Get More Bang for Your Genealogical Buck – look at Groups
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So you want more bang for your genealogical buck? Well you can increase your chances of getting answers to questions about your ancestors by expanding your target from individuals to groups.
Working with the census brings up a key research technique – looking at neighboring families for clues to your target family. I was first introduced to this technique by my good friend and fellow genealogist, A.S. She showed me how to make a linkage diagram listing extended family members and neighbors living near them as shown on the census and other documents, such as land records . Then as you continue your research, you try to draw relationship links between these people.
When you find a family of interest on a census, be sure to check back three-four pages and forward three-four pages to search for related families.
I have come across the term “cohort” used in research studies to mean a group that shares a common characteristic such as age or gender. This commonality allows researchers to observe how the group reacts over time to different stimuli as compared to other groups.
From this clinical definition, the definition has become more general to mean, among other things:
“A group of people banded together or treated as a group.”
I have found this idea of cohort group to be useful in genealogy to describe families that have been found living near each other over many years. These cohort families sometimes knew each other back in their countries of origin. They may have emigrated together. After they came to America, they moved together in search of better opportunities. Often they shared the same religion. They bought land next to each other. They intermarried.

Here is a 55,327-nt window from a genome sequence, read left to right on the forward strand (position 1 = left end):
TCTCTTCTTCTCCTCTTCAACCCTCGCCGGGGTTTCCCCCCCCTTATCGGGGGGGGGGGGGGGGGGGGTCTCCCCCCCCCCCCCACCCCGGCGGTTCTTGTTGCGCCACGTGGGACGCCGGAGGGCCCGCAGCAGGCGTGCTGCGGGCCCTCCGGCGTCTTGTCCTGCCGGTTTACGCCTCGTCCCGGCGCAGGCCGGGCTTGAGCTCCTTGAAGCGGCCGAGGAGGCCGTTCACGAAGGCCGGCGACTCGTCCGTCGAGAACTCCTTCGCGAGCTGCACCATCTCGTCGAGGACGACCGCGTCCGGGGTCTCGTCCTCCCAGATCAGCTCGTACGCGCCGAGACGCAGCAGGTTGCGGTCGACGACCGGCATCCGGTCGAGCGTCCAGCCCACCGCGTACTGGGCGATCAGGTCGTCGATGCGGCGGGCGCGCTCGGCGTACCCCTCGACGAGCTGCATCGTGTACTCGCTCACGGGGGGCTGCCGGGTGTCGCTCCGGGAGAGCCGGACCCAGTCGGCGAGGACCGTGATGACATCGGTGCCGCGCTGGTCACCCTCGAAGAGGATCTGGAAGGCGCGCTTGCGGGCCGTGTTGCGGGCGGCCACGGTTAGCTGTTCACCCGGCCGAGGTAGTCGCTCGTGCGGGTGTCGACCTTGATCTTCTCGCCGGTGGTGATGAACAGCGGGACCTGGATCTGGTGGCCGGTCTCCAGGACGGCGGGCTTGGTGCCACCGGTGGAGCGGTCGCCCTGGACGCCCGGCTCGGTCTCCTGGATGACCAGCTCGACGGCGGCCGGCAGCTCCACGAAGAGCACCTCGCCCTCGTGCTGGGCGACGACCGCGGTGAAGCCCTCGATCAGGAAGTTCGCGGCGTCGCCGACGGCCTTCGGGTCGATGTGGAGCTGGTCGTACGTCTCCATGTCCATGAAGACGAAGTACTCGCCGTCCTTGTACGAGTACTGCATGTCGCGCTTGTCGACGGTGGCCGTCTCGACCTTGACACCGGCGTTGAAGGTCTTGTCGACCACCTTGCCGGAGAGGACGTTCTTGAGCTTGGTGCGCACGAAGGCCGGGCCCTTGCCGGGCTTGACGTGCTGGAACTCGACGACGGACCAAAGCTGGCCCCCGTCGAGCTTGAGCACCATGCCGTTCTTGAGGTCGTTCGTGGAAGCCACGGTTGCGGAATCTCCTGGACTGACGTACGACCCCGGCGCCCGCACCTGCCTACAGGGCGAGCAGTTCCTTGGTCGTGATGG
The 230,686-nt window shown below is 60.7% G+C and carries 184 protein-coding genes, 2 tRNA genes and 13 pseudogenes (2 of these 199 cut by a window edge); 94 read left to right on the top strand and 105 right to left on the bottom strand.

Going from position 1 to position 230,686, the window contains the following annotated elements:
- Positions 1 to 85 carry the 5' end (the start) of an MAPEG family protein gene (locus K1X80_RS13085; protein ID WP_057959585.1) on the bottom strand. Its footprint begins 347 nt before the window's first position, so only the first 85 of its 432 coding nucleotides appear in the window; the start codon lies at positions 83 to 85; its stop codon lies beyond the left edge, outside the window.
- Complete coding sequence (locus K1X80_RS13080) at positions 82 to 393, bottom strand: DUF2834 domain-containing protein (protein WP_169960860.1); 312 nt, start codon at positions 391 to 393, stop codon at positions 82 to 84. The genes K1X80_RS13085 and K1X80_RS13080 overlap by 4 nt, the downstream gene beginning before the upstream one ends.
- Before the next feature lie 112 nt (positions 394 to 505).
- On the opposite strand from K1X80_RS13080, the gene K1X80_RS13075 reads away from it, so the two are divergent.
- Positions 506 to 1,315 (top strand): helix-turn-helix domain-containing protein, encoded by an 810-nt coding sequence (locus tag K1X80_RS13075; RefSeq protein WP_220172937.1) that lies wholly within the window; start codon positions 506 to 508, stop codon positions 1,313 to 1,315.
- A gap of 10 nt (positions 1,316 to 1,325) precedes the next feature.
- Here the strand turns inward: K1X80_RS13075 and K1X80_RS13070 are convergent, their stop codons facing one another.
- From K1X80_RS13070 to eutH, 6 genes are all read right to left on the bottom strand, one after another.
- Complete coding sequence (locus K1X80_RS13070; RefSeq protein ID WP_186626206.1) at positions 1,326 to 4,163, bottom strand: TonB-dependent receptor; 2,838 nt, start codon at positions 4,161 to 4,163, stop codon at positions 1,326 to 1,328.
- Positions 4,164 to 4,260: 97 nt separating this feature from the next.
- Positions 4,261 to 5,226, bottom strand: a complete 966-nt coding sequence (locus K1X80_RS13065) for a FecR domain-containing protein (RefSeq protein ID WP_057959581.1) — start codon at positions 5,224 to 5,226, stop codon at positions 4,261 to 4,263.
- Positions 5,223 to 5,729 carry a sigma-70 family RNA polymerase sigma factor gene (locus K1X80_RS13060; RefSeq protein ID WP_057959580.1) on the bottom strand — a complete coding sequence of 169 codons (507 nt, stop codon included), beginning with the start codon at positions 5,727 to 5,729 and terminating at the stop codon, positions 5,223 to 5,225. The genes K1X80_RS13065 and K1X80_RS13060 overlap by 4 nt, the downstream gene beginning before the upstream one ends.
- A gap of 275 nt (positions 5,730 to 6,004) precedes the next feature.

A wonderful resource on this topic of cohort families is Emily Anne Croom’s book The Sleuth Book for Genealogists: Strategies for more successful family history research. In Chapter Three “Broadening the Scope: Cluster Genealogy” pgs. 40-53, Ms. Croom explains why we should study our ancestors not in isolation but in “clusters”, which she defines as “…relatives, neighbors, friends, and associates.” (p. 40).
I have experienced first hand the joy of finding answers to genealogical questions through cluster research many times. One recent example happened when I was searching for Irene Kreis' (my paternal grandmother), birth certificate. I was hoping to find my Henry Kreis' (my paternal great grandfather) birthplace listed. I had already seen his birthplace given in several census documents as “St. Louis”, but I have learned one golden rule of genealogy – always try to substantiate facts about your ancestor with several documents.
I knew Irene had siblings, including a brother named Lawrence, from her mother’s divorce record. I went to FamilySearch.org and found a birth record for Lawrence Kreis. I learned several good pieces of information: the exact birth date of Lawrence, the address of the family at that time, corroboration of Henry’s birth place, and even Henry’s occupation (Teamster), all of which I would have missed if I had stopped my search for birth records when I could not find Irene’s.